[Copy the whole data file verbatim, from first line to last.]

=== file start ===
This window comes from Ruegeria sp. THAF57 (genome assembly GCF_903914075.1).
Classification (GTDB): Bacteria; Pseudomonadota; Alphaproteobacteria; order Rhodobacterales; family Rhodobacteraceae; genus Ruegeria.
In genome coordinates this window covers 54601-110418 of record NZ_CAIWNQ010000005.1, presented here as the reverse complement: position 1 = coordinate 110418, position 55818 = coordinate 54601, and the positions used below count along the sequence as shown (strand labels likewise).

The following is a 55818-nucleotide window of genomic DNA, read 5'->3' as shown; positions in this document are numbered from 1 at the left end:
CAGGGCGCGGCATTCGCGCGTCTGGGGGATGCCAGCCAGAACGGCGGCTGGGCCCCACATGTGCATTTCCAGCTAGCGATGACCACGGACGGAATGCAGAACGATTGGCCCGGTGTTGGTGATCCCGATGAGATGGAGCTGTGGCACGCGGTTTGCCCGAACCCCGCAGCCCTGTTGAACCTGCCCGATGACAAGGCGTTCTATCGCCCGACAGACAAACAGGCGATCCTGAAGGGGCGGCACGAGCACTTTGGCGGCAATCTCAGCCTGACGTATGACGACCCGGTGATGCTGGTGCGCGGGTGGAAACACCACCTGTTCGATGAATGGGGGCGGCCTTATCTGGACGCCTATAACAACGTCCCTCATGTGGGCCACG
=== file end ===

This window comes from Ruegeria sp. THAF57 (genome assembly GCF_903914075.1).
Classification (GTDB): Bacteria; Pseudomonadota; Alphaproteobacteria; order Rhodobacterales; family Rhodobacteraceae; genus Ruegeria.
In genome coordinates this window covers 54601-110418 of record NZ_CAIWNQ010000005.1, presented here as the reverse complement: position 1 = coordinate 110418, position 55818 = coordinate 54601, and the positions used below count along the sequence as shown (strand labels likewise).

The following is a 55818-nucleotide window of genomic DNA, read 5'->3' as shown; positions in this document are numbered from 1 at the left end:
CAGGGCGCGGCATTCGCGCGTCTGGGGGATGCCAGCCAGAACGGCGGCTGGGCCCCACATGTGCATTTCCAGCTAGCGATGACCACGGACGGAATGCAGAACGATTGGCCCGGTGTTGGTGATCCCGATGAGATGGAGCTGTGGCACGCGGTTTGCCCGAACCCCGCAGCCCTGTTGAACCTGCCCGATGACAAGGCGTTCTATCGCCCGACAGACAAACAGGCGATCCTGAAGGGGCGGCACGAGCACTTTGGCGGCAATCTCAGCCTGACGTATGACGACCCGGTGATGCTGGTGCGCGGGTGGAAACACCACCTGTTCGATGAATGGGGGCGGCCTTATCTGGACGCCTATAACAACGTCCCTCATGTGGGCCACG